One thing where I’ve felt WoW has always had the edge over Final Fantasy XIV is in terms of gear. FFXIV has a strictly vertical gear progression system, with very little in the way of variety within each tier of equipment. As you’re levelling, you get a new set of gear roughly every 5 levels or so until you reach level 50, at which point a few dungeon runs will allow you to purchase gear that will take you to about level 58 before you need to replace it. Once you hit 60, there are generally two or three “tiers” of gear that are “relevant” at any one time — one that is available with the endgame currency that has no weekly cap on it, one that is available with the endgame currency that does have a weekly cap on it, and, depending on what stage in the patch cycle the game is at, one or more tiers of raid gear from either the 24-player “casual” raid or the 8-player super-difficult “Savage” raid. In other words, everyone at an equivalent gear level in FFXIV will be wearing the exact same stuff as other people playing that class, though the last set to be introduced did at least encourage the insertion of Materia for limited customisation of secondary stats.
WoW, meanwhile, has a huge variety of gear right from the get-go. Shitty grey gear, poor white gear, slightly more exciting green gear, very exciting blue gear, mega-exciting purple gear and OMG I GOT IT Legendary gear. (And possibly some more tiers besides.) WoW throws a lot more loot at the player than FFXIV, particularly during dungeon runs, with green gear in particular taking an almost Diablo-esque approach to itemisation with prefixes and suffixes denoting variations on a particular item level’s gear.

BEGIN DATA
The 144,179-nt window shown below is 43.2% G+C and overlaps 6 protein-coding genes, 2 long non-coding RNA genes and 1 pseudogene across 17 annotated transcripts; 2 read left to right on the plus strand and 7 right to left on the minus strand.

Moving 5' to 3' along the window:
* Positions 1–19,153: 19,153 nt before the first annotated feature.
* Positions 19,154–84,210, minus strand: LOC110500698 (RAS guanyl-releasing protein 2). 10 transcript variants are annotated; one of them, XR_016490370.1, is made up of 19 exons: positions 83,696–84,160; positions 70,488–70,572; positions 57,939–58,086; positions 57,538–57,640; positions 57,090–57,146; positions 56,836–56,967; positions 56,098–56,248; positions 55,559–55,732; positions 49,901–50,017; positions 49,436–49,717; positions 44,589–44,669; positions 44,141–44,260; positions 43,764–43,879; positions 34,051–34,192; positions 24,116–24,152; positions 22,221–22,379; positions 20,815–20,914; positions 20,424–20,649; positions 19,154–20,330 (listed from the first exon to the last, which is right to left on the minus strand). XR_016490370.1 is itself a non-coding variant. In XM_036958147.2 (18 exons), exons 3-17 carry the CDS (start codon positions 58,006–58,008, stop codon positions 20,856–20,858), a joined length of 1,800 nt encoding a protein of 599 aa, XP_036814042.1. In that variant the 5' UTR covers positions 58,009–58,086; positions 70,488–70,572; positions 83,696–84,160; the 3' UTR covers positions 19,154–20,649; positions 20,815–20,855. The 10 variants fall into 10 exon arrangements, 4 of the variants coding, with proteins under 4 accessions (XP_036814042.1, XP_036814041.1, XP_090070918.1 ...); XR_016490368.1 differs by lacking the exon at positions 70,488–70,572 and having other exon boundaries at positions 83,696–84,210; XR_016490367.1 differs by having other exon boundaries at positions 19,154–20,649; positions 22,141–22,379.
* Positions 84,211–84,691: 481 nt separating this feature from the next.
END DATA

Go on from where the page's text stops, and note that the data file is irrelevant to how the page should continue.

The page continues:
FFXIV does have an item “rarity” system along these lines — there are white, pink, green, blue and purple items — but in practice, getting a blue item simply means that you’ve acquired some level-cap gear, and purple items are, so far as I know, exclusively for the grind-tastic Relic and Anima weapons at levels 50 and 60 respectively. The only items that have any real variety to them are the pink items you find in dungeons while levelling up; these have standardised basic stats for the item level, but randomised secondary stats. In practice, though, it never really feels like the secondary stats make that much difference; perhaps this will change at higher item levels, but at the moment, adding 5 points of Determination on to your armour doesn’t feel like it has a big impact on how powerful you are, and this is, I feel, a real weakness of FFXIV that should be addressed in future expansions.
Do I like one better than the other? No, I actually like them both for different reasons, and can quite feasibly see myself playing both, since they’re both enjoyable and distinct experiences from one another. Oddly enough, spending a few hours playing WoW and getting to level 20 has made me appreciate the things that FFXIV does better, and also given me a certain amount of understanding as to why some players are the way they are. That doesn’t excuse their behaviour at times, of course, but if you look at how they play in the context of having had previous experience with how WoW does things, certain behaviours like the desire for speedruns or overpowering encounters start to make a little more sense.
All in all, it’s been a positive experience — and if you’re a lapsed WoW player who has been thinking about checking out what the game looks like in 2016, I’d encourage you to do so. The experience for new players has been made a whole lot smoother, and the whole package is significantly slicker than it once was. Plus, regardless of whether or not you bought any of the previous expansions, all WoW players now get all the expansions up to Warlords of Draenor completely free, with only the impending Legion requiring you to spend any additional money. The game as a whole seems much more friendly to short, casual sessions than it used to be, and that can only be a good thing — though naturally once you hit endgame, it doubtless won’t be long before the desire to raid kicks in… and that’s when things get a bit time-consuming!